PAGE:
Hope and the MOA
As I have argued elsewhere, hope is a habit of the will by which one desires a good and expects to receive it. As in many virtues, hope is a mean between extremes, as one can desire a good in a disordered way (too much or too little in relation to other things good or bad), and ones expectations can be too high or too low depending on what is reasonable to expect. Hope, then, involves achieving a mean in both what one desires and what one expects, which shows that there is a certain state of character that admits of a mean between extremes that tends towards our good.
Thus, if we can virtuously hope for p, we can rationally expect that p. Moreover, it can be argued that if we are ignorant as to whether p is even metaphysically possible, we cannot rationally evaluate whether we ought to expect that p is true. Now, I could contend that a person can virtuously hope for a perfect being, i.e. a being that has all perfections, including necessary existence. If this is so, a perfect being exists.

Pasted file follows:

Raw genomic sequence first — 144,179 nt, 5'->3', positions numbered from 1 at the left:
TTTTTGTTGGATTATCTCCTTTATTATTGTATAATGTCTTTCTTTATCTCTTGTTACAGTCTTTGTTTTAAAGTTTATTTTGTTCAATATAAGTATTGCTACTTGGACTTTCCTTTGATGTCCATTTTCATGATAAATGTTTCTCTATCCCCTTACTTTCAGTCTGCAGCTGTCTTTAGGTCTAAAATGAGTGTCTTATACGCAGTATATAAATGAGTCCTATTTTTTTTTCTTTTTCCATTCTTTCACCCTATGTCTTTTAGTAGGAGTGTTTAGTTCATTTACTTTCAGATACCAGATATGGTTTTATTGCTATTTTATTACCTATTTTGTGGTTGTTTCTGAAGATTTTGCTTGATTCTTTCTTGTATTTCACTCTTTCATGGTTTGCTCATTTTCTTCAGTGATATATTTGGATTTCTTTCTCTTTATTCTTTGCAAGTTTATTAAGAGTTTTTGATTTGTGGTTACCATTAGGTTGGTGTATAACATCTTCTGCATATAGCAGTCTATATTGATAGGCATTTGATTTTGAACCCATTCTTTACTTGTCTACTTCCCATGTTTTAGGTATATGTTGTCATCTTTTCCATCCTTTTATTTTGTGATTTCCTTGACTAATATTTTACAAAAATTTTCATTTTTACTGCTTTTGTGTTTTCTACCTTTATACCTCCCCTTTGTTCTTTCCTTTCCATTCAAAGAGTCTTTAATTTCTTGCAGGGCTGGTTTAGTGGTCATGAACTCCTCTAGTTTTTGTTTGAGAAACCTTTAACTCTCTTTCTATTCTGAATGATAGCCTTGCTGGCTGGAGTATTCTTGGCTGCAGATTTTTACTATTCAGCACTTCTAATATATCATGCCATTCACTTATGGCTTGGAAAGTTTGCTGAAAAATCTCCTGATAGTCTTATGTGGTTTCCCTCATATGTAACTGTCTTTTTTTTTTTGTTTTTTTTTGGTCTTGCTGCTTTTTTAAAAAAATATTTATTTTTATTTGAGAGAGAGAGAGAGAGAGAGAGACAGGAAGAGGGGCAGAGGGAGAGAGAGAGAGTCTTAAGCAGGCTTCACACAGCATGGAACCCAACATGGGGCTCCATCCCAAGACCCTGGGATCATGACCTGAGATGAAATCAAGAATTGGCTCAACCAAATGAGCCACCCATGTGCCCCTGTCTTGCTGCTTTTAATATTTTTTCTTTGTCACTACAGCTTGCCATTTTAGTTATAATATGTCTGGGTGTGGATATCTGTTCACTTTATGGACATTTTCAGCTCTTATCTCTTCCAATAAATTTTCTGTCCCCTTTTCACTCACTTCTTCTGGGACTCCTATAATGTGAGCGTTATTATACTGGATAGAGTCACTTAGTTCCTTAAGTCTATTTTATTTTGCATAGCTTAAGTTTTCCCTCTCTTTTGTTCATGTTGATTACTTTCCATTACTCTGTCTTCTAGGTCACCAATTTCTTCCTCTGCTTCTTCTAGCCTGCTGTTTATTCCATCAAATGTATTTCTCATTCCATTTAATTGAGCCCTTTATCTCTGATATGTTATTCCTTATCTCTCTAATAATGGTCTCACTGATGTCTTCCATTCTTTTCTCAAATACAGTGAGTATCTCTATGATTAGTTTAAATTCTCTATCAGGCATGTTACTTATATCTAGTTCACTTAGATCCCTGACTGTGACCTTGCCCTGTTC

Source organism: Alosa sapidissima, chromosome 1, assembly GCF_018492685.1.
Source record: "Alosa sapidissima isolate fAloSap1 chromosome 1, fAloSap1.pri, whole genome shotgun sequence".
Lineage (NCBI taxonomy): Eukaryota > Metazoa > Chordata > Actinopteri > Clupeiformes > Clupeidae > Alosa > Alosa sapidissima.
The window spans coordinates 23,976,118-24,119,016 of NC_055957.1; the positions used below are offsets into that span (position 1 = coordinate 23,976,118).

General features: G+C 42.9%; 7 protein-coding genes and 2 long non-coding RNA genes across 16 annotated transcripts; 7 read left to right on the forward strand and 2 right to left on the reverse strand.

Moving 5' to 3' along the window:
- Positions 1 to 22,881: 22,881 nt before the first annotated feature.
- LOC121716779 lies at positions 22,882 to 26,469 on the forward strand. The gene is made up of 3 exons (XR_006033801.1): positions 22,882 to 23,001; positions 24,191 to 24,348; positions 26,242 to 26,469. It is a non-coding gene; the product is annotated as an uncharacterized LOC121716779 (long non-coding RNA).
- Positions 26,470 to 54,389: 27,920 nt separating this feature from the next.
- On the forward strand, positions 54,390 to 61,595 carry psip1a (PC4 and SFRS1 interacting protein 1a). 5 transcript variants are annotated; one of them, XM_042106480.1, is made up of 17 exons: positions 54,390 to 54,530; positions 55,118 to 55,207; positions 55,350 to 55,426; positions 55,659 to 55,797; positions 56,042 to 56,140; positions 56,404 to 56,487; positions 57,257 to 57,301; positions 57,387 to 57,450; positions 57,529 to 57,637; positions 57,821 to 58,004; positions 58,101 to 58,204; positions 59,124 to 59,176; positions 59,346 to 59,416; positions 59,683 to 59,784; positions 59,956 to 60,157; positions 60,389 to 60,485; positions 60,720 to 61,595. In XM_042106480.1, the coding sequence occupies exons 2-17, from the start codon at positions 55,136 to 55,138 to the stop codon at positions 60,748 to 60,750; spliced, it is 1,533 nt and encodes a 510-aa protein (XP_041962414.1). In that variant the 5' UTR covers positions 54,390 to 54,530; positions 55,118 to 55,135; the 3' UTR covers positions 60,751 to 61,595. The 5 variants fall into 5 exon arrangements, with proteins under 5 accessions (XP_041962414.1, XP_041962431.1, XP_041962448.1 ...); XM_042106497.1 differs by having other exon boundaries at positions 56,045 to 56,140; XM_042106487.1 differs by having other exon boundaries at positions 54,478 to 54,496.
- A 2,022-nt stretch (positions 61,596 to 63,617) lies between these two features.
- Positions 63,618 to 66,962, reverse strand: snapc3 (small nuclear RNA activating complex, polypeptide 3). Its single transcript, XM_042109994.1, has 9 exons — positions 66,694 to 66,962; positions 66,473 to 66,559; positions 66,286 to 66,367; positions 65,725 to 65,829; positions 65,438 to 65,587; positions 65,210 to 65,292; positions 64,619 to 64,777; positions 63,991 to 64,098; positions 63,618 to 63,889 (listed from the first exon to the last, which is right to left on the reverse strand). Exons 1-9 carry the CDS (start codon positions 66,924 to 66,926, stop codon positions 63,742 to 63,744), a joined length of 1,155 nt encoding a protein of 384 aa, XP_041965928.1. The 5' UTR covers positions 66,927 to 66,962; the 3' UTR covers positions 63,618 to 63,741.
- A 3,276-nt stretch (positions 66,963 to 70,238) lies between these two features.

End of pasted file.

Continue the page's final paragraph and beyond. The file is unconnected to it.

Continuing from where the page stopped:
Some atheists may endorse the virtue of hoping that there is a perfect being, but then they must either claim that one can virtuously hope for that which is inscrutable in terms of expectations (and so deny that such a mean is part of virtue), or they must hold that one can reasonably expect there to be a perfect being without knowing whether it is even possible. I don’t find either very plausible. In fact, I would say that under such conditions, we are not talking about hope, but the vice of presumption.
More modestly, I would endorse the conditional conclusion that if there can be a virtuous hope for a perfect being, such a being exists.